The other systemic side of economic inequality has to do with how many advantages the wealthiest have which average workers do not. For example, they have enough disposable extra income that they can afford to be in the stock market and sustain heavy losses - say in a correction or downturn - without having to eat cat food. The ordinary worker with his or her 401k of only $100,000 can't afford that luxury.

Also, the wealthy can make use of  computer flash trading to cash in shares before the ordinary Joe can reach for his smart phone. The rich also know how to use fractional trading to benefit as well as get tax write-offs the ordinary bloke can only dream of and can use trusts to protect his estate that the ordinary Joes and Janes can't.

From a systemic viewpoint then we see the plight of the U.S. worker can be laid at several forces which are causing available jobs of any quality to plummet: 1) globalization, including the oncoming TPP trade deal, and 2) automation - which is enabling companies to jettison even more workers and thereby save on salaries and benefits. These factors,  in tandem with the wealthy stacking  market transactions in their favor, means it will always be a rigged game. Worse, the wealthy will make extra money off the backs of the workers via the stock and mutual fund losses of the latter.

The solution to the problem then must be systemic but not as the 'simplistic' folks portray it. First, the market and stock market in particular must be held to account for the little guy. No more flash trades or fractional share buying, selling. No more carry trade. Plus each transaction carries a tax hit, no more unlimited exchanges.

At the same time,  the  rich alone can't be taxed to sustain an economically equitable society. Everyone of middle means must be taxed more highly but also understand they will get it back in higher benefits (like the Europeans do), including: lower health care costs, lower drug costs, and lower thresholds for Medicaid and even food stamps. Also, low cost or free child care to enable parents to work or even have the chance to get better jobs (if such become available0.

In Europe, citizens accept much higher taxation but this is balanced by much more government support they can depend on, whether for pensions, healthcare or childcare. In the U.S. model, Americans are taught to be rabid individualists and "go it alone" without any support,  but if they stumble (say by getting a fatal cancer or being in a bad accident), too bad. However, if they hit life's lottery - yeah, they will live like kings, or at least Trump.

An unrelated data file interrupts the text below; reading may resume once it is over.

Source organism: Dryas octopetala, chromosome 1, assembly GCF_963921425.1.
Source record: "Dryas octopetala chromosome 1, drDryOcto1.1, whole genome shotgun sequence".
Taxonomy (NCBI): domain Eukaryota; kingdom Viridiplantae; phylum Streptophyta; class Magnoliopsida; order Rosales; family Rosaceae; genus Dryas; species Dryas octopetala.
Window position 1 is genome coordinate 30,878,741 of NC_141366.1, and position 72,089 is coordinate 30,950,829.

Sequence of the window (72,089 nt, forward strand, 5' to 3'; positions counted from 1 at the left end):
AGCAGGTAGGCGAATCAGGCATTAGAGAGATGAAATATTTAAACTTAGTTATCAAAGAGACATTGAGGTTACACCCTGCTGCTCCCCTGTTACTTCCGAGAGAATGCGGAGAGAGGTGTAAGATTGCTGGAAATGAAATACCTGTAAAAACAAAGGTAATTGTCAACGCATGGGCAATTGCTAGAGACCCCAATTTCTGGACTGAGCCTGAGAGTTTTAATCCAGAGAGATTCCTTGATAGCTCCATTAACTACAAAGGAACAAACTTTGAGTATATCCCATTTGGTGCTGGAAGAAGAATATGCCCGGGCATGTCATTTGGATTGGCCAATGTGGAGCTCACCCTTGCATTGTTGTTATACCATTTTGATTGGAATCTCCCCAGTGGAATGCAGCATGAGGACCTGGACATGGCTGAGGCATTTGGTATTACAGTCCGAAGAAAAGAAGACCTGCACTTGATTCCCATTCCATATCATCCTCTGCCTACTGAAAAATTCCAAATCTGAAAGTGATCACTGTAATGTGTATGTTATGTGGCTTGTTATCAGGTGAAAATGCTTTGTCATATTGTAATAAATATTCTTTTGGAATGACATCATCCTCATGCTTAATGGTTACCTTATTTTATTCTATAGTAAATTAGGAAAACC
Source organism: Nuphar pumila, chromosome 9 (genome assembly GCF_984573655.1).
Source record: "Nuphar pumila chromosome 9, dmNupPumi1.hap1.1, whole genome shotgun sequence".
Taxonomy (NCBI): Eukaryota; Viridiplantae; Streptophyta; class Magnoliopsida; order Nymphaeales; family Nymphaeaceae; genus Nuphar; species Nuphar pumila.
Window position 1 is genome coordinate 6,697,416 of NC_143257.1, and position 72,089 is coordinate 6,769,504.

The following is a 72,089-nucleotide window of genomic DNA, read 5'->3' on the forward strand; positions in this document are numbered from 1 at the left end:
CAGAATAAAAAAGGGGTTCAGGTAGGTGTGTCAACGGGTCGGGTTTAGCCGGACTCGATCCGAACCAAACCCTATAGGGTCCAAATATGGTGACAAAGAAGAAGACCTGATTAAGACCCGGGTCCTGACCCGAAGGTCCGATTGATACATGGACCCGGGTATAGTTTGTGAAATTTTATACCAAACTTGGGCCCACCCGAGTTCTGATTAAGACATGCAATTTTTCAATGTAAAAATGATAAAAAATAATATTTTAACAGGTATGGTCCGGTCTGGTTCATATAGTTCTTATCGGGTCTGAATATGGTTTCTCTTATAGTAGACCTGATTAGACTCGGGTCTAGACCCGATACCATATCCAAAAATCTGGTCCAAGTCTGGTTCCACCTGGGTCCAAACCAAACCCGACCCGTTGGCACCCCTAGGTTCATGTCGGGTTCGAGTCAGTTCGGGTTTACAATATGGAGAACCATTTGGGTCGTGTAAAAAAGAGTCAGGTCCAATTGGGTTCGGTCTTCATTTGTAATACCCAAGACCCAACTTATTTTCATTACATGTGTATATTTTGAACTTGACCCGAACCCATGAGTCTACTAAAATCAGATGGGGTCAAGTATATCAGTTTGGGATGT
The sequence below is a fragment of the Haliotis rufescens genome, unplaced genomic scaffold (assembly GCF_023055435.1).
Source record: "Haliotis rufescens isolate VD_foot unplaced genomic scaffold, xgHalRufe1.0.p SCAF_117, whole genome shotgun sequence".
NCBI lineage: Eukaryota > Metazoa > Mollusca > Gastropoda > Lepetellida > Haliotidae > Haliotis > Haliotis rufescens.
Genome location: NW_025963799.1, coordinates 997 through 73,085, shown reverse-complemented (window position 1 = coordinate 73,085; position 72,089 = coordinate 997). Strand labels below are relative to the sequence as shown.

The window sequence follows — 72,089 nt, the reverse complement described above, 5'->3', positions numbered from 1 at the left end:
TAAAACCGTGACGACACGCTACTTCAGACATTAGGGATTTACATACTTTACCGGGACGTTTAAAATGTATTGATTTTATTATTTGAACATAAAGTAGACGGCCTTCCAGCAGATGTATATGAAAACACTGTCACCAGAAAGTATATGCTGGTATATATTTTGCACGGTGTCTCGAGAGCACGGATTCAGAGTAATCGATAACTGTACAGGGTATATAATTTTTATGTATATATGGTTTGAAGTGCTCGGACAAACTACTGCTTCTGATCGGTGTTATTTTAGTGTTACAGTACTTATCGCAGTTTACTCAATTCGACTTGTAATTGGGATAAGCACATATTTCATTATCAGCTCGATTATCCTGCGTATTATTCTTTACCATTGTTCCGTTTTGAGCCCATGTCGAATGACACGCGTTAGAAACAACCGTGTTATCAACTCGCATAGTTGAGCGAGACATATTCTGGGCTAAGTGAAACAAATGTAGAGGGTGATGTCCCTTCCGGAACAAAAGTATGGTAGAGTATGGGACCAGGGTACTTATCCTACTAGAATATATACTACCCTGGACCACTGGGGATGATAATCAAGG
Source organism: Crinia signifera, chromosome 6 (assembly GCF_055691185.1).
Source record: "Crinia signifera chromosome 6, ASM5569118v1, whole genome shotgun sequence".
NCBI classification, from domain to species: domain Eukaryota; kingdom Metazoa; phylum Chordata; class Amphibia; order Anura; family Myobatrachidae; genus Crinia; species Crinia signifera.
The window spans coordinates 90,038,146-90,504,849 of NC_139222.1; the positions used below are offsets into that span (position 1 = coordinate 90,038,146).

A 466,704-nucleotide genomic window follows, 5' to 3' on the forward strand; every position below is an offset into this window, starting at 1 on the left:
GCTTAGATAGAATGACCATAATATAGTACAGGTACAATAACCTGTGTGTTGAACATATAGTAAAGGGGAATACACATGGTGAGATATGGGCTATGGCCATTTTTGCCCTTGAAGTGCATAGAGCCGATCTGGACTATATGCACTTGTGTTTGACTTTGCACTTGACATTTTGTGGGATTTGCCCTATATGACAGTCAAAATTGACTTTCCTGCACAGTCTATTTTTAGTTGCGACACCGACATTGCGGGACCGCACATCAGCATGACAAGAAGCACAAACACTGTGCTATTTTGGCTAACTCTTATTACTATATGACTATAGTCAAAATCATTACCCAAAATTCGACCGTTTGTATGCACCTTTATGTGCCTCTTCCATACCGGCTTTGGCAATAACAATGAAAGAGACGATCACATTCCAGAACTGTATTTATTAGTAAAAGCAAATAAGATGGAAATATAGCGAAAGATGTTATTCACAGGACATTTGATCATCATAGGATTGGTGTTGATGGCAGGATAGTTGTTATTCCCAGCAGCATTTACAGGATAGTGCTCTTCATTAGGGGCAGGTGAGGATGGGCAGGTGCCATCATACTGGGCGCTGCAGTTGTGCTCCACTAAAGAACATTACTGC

Trouble is 99 percent will not make life's lottery, so will end up scrabbling for a life line at some point. (Which is also why you see so many hard working Americans throwing their money at lottery tickets the only chance they have- in their mind.)

Donald Trump in all his economic bloviations, has gotten one thing correct - and it is driving the anti-tax fanatics of the GOP nuts: higher taxes have to be paid, especially by the super rich. But if economic inequality is ever to be conquered and real productivity returned - higher taxes must be borne by everyone of decent means - which is also why the Bush middle class tax cuts were one of the worst things ever for this country. Especially as they were implemented when Bushie boy was starting $ 4 trillion wars. Sadly, the Dems contributed to that malaise by voting for them in the first place then extending them past their sunset date (which even the Bushies knew was needed to prevent a deficit blowout.)

Now all those war debt coppers got to be paid back, and the rich alone - rich as they are - can't do it. The burden falls on us all. But it's surely a cautionary point against starting any future conflicts we can't pay for and which will only increase inequality!

The truth for my bible -believing friends is that the "parable of talents" would end up a poor joke in today's rigged financial world. I don't believe Yeshua, if he was alive now, would even be daft enough to propose it. He'd know in advance, given he's God, whoever received a talent to invest would lose it - in about the time taken to be fleeced in a flash trade.